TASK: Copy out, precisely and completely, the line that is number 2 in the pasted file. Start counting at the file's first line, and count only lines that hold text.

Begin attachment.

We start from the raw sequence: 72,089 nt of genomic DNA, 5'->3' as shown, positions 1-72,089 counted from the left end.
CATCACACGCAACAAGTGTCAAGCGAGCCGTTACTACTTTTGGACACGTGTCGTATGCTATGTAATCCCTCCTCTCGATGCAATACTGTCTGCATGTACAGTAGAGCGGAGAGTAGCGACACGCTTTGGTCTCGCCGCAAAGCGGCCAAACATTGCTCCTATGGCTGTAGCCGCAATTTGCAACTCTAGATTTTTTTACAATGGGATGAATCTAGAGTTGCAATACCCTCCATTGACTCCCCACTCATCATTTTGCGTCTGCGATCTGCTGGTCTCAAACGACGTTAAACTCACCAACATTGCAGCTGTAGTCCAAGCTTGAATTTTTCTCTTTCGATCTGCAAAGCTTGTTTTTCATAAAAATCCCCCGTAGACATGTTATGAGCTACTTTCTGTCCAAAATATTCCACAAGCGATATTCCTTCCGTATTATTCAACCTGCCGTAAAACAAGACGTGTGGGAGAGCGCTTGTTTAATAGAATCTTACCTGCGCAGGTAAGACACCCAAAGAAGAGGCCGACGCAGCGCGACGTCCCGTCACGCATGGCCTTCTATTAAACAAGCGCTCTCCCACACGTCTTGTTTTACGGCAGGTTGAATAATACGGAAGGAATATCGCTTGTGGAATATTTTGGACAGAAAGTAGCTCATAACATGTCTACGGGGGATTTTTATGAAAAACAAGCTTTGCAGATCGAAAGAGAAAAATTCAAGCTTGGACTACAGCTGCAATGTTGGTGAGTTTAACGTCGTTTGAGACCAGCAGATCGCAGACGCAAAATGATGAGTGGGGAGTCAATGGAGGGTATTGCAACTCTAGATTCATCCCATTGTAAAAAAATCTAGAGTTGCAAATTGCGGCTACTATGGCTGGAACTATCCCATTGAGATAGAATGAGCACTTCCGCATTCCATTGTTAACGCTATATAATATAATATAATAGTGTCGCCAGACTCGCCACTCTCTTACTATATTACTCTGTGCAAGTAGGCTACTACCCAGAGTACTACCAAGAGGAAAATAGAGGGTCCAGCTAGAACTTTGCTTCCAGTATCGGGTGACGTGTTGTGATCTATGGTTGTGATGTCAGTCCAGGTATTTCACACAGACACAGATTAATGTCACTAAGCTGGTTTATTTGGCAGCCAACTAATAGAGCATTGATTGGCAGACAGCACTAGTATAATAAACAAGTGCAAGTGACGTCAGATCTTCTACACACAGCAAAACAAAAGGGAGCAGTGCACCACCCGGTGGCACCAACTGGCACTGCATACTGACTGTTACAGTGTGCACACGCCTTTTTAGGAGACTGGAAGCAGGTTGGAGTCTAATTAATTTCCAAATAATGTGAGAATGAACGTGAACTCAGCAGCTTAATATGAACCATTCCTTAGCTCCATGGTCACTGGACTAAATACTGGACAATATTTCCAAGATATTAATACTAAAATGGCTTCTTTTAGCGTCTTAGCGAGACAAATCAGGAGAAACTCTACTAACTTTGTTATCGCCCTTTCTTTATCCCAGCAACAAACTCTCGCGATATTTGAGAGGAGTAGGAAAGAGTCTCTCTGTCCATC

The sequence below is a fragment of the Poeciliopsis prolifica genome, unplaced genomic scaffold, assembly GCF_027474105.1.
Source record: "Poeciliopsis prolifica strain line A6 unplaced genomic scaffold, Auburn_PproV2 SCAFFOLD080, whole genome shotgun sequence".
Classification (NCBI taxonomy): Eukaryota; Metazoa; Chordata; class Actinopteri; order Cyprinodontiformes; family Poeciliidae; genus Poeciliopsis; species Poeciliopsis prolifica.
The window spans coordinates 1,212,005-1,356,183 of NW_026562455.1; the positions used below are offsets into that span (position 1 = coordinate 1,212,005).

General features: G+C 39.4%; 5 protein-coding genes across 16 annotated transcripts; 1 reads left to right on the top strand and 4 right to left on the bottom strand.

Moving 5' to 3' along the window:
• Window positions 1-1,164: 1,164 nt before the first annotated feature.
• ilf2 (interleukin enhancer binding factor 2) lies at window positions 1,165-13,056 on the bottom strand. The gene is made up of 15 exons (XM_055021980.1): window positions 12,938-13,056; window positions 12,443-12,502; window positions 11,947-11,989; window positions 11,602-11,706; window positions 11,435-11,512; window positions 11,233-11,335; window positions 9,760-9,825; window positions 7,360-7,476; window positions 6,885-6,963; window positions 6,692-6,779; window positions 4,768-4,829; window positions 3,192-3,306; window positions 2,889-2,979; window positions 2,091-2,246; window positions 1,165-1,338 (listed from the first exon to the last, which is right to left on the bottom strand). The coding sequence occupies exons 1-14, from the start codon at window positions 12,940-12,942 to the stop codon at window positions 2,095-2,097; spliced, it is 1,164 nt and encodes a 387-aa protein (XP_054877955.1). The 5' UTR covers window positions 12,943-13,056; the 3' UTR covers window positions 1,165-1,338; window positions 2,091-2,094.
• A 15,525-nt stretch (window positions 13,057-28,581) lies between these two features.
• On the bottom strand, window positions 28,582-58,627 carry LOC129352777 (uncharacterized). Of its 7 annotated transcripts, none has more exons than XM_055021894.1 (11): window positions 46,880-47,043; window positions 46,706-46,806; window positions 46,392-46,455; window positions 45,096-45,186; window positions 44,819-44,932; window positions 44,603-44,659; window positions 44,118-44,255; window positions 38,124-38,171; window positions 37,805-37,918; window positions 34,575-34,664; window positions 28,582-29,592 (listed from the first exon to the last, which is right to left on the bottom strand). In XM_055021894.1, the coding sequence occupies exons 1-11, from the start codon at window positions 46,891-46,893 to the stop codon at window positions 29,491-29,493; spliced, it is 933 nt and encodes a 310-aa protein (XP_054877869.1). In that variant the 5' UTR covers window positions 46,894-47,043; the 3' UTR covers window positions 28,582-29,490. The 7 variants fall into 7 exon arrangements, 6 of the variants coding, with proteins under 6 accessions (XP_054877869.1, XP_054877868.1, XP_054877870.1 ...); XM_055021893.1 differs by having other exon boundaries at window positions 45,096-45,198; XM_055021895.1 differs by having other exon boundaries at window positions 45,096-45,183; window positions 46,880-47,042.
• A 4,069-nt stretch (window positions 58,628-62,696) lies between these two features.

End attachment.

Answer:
CATCACACGCAACAAGTGTCAAGCGAGCCGTTACTACTTTTGGACACGTGTCGTATGCTATGTAATCCCTCCTCTCGATGCAATACTGTCTGCATGTACAGTAGAGCGGAGAGTAGCGACACGCTTTGGTCTCGCCGCAAAGCGGCCAAACATTGCTCCTATGGCTGTAGCCGCAATTTGCAACTCTAGATTTTTTTACAATGGGATGAATCTAGAGTTGCAATACCCTCCATTGACTCCCCACTCATCATTTTGCGTCTGCGATCTGCTGGTCTCAAACGACGTTAAACTCACCAACATTGCAGCTGTAGTCCAAGCTTGAATTTTTCTCTTTCGATCTGCAAAGCTTGTTTTTCATAAAAATCCCCCGTAGACATGTTATGAGCTACTTTCTGTCCAAAATATTCCACAAGCGATATTCCTTCCGTATTATTCAACCTGCCGTAAAACAAGACGTGTGGGAGAGCGCTTGTTTAATAGAATCTTACCTGCGCAGGTAAGACACCCAAAGAAGAGGCCGACGCAGCGCGACGTCCCGTCACGCATGGCCTTCTATTAAACAAGCGCTCTCCCACACGTCTTGTTTTACGGCAGGTTGAATAATACGGAAGGAATATCGCTTGTGGAATATTTTGGACAGAAAGTAGCTCATAACATGTCTACGGGGGATTTTTATGAAAAACAAGCTTTGCAGATCGAAAGAGAAAAATTCAAGCTTGGACTACAGCTGCAATGTTGGTGAGTTTAACGTCGTTTGAGACCAGCAGATCGCAGACGCAAAATGATGAGTGGGGAGTCAATGGAGGGTATTGCAACTCTAGATTCATCCCATTGTAAAAAAATCTAGAGTTGCAAATTGCGGCTACTATGGCTGGAACTATCCCATTGAGATAGAATGAGCACTTCCGCATTCCATTGTTAACGCTATATAATATAATATAATAGTGTCGCCAGACTCGCCACTCTCTTACTATATTACTCTGTGCAAGTAGGCTACTACCCAGAGTACTACCAAGAGGAAAATAGAGGGTCCAGCTAGAACTTTGCTTCCAGTATCGGGTGACGTGTTGTGATCTATGGTTGTGATGTCAGTCCAGGTATTTCACACAGACACAGATTAATGTCACTAAGCTGGTTTATTTGGCAGCCAACTAATAGAGCATTGATTGGCAGACAGCACTAGTATAATAAACAAGTGCAAGTGACGTCAGATCTTCTACACACAGCAAAACAAAAGGGAGCAGTGCACCACCCGGTGGCACCAACTGGCACTGCATACTGACTGTTACAGTGTGCACACGCCTTTTTAGGAGACTGGAAGCAGGTTGGAGTCTAATTAATTTCCAAATAATGTGAGAATGAACGTGAACTCAGCAGCTTAATATGAACCATTCCTTAGCTCCATGGTCACTGGACTAAATACTGGACAATATTTCCAAGATATTAATACTAAAATGGCTTCTTTTAGCGTCTTAGCGAGACAAATCAGGAGAAACTCTACTAACTTTGTTATCGCCCTTTCTTTATCCCAGCAACAAACTCTCGCGATATTTGAGAGGAGTAGGAAAGAGTCTCTCTGTCCATC